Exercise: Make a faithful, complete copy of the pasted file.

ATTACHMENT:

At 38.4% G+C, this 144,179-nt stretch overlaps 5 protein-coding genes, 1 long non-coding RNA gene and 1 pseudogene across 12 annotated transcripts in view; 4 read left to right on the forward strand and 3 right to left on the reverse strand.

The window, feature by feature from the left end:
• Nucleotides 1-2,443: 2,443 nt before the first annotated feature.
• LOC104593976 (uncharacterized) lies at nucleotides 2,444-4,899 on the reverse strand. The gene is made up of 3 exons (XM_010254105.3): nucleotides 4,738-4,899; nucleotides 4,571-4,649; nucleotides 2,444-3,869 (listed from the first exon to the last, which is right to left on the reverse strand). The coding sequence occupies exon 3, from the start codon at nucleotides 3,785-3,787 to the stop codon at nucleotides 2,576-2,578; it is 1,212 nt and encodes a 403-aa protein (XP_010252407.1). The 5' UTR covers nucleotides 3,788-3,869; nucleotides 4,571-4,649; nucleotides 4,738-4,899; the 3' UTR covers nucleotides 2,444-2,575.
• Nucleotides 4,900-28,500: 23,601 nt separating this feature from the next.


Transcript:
At 38.4% G+C, this 144,179-nt stretch overlaps 5 protein-coding genes, 1 long non-coding RNA gene and 1 pseudogene across 12 annotated transcripts in view; 4 read left to right on the forward strand and 3 right to left on the reverse strand.

The window, feature by feature from the left end:
• Nucleotides 1-2,443: 2,443 nt before the first annotated feature.
• LOC104593976 (uncharacterized) lies at nucleotides 2,444-4,899 on the reverse strand. The gene is made up of 3 exons (XM_010254105.3): nucleotides 4,738-4,899; nucleotides 4,571-4,649; nucleotides 2,444-3,869 (listed from the first exon to the last, which is right to left on the reverse strand). The coding sequence occupies exon 3, from the start codon at nucleotides 3,785-3,787 to the stop codon at nucleotides 2,576-2,578; it is 1,212 nt and encodes a 403-aa protein (XP_010252407.1). The 5' UTR covers nucleotides 3,788-3,869; nucleotides 4,571-4,649; nucleotides 4,738-4,899; the 3' UTR covers nucleotides 2,444-2,575.
• Nucleotides 4,900-28,500: 23,601 nt separating this feature from the next.